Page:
All in all the episode was very entertaining. They did however engage in quite a lot of Fanny Cradock bashing. Fanny Cradock was (in case you didn't know) a tremendously influential TV cook and cookbook author, the precursor to Delia Smith in the UK, the Martha Stewart and Nigella Lawson of her day. Fanny Cradock gets bashed fairly regularly on British television, because she was so of her time. Besides, she evidently wasn't very nice (she was as horrible snob, a nightmare employer, and more), her television career ended in disgrace when she ruthlessly humiliated an ordinary housewife on air, and she and her sidekick/husband Johnnie Cradock are both long dead. (I was waiting to hear Graham Kerr, aka the Galloping Gourmet, be discussed, because his cooking and style were so very '70s - perhaps even more so than Fanny, whose television career ended abruptly in 1976 and whose heyday was probably the 1960s. But he didn't get even a passing mention. He did get equal billing with Fanny on a documentary about television cooking that aired back in 2001 called The Way We Cooked.)

I have had a long term fascination with Fanny Cradock (see here and here), and in the course of my interest I've acquired some of her cookbooks over the last few years, including the massive 5-volume bound set of Fanny and Johnnie Cradock Cookery Programme, a subscription-only magazine in 75 parts or issues. Apparently the producers of this Supersizers episode referred quite a lot to the Cookery Programme, but they shoehorned her recipes in to fit their narrative.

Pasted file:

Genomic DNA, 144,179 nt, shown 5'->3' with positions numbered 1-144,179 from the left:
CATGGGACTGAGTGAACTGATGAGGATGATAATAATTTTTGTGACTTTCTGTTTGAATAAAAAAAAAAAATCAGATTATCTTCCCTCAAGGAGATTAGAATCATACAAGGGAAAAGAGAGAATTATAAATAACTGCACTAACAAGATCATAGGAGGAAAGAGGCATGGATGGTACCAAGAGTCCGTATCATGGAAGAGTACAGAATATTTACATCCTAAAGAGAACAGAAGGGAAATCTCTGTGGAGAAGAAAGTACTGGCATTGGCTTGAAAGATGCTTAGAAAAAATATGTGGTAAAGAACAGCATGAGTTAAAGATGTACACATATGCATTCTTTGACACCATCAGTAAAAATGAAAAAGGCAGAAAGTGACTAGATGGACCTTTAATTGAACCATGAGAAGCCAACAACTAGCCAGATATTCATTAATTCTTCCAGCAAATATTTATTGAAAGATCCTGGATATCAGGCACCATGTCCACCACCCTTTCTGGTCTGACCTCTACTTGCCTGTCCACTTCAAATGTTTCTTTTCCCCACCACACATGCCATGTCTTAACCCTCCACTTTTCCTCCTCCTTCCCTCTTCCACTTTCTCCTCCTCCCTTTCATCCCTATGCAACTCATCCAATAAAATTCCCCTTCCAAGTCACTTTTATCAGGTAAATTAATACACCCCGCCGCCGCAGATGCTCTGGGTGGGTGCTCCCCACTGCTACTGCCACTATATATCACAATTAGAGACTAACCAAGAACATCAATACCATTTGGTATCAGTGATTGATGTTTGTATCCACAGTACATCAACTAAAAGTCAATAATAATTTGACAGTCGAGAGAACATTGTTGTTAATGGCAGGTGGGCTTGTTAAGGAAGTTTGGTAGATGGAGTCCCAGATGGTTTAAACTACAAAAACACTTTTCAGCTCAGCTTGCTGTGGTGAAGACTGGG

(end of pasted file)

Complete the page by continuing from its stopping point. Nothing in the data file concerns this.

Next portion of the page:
For instance, for their Swinger's party they made something called Banana Candles:


They said that the recipe was from Fanny Cradock, saying 'even she got into the swing (wink wink) of things'. They also made fun of a table garnish she came up with, Lemon Pigs. I looked up the original recipes, and in fact she was not suggesting to adults that they make sexually suggestive erect bananas or decorate their cocktail party spread with lemons cut to look like pigs. Both are on the back pages of the Cookery Programme, as projects for the Small Fry, or children. Here are the Banana Candles, where the instructions clearly call for adult assistance:



Of course, Fanny did suggest some jaw-droppingly kitsch party table presentations. Here's one of the more staid onces, also from the Cookery Programme, made entirely of deep fried bread.